We were working with a client who owned several restaurant businesses. He was unmarried and our key point of contact, yet he was extremely difficult to get in touch with. He rarely answered his cell phone. It was even harder to get him to schedule appointments and when he did, he sometimes didn’t show. To make matters worse, he didn’t use email and traveled so frequently that he didn’t have access to a fax machine.
We learned quickly that he was an auditory learner and the only real way to communicate with him was by messages on his cell phone. We also changed our style of presentation to accommodate his style of learning. We used very little written information in our presentation, spoke through most of what he was to expect and provided only one final set of drawings at the end for his review. When we contracted, we changed the legalize from paragraph form to bullet points, read the contract to him and had him sign while we had his attention. The job turned out great and he was extremely satisfied.
THE KINESTHETIC LEARNER
Tactile stimulation is how the kinesthetic learner best absorbs information. Kinesthetic learners move their fingers all over an object to inspect it and will often discuss the object that has been touched and how it feels. They tend to not be observant of time and can be slightly disorganized. Along with the visual learner, kinesthetic learners thrive in a showroom or tactile environment where they can physically pick up samples or products.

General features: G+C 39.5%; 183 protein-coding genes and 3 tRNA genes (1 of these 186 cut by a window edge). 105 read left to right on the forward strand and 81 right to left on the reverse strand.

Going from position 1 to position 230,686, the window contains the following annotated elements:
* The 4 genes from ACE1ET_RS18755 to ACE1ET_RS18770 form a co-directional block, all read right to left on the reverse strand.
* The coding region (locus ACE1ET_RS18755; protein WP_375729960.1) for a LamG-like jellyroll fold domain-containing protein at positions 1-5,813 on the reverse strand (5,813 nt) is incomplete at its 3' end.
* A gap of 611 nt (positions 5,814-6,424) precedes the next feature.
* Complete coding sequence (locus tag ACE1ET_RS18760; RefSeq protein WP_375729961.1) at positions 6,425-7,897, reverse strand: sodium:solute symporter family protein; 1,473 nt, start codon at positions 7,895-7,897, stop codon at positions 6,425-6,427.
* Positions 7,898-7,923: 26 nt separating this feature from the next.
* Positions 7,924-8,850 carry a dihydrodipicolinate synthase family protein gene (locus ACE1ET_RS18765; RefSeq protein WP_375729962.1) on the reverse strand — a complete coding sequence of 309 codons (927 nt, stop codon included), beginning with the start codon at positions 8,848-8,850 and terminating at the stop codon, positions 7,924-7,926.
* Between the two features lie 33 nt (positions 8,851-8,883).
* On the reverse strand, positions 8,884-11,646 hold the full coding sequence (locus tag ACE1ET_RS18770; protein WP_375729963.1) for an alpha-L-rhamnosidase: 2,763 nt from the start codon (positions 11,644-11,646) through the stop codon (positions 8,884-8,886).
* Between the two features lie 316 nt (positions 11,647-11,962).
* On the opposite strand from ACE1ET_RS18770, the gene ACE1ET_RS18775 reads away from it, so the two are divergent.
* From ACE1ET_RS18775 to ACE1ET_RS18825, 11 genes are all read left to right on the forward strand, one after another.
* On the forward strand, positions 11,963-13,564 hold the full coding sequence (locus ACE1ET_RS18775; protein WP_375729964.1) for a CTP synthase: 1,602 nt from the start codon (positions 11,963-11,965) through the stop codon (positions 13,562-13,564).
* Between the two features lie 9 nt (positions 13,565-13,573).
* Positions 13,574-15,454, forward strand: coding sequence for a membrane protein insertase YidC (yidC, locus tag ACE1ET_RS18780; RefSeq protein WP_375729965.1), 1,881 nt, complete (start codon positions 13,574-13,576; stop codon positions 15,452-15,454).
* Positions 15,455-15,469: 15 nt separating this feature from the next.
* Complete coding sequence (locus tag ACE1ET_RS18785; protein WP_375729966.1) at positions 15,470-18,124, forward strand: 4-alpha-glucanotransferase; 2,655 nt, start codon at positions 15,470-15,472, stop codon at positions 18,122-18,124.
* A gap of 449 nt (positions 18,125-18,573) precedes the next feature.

They’re good prospects to take to job sites or finished projects where they can touch the products first hand, move around them and interact accordingly.
Sales presentations for these learners should include tangible products, samples and finishes. Use the fewest words possible to get the point across. In presentations, provide sales aids they can pick up. When providing brochures, product information or business cards, put them directly into the client’s hands. If you’re presenting drawings, try to provide three-dimensional drawings or sketches.
We had a builder we’d been trying unsuccessfully to get business from. Finally, we deduced he was more of a kinesthetic learner and we suggested he stop by one of our job sites so he could “touch and feel” the product in the middle of installation and meet our installer. The builder finally agreed. We met him on site and he must have felt comfortable in the job site environment because he immediately started opening doors and drawers and feeling all of the painted and stained finishes for quality. He must have looked in each wall cabinet, opened every drawer in the house and touched every surface! We set up a meeting that day to review house plans for two houses he was building, and got them both!
By better understanding prospects’ different learning styles, you can create a presentation and sales approach that caters to their individual personality and close that sale.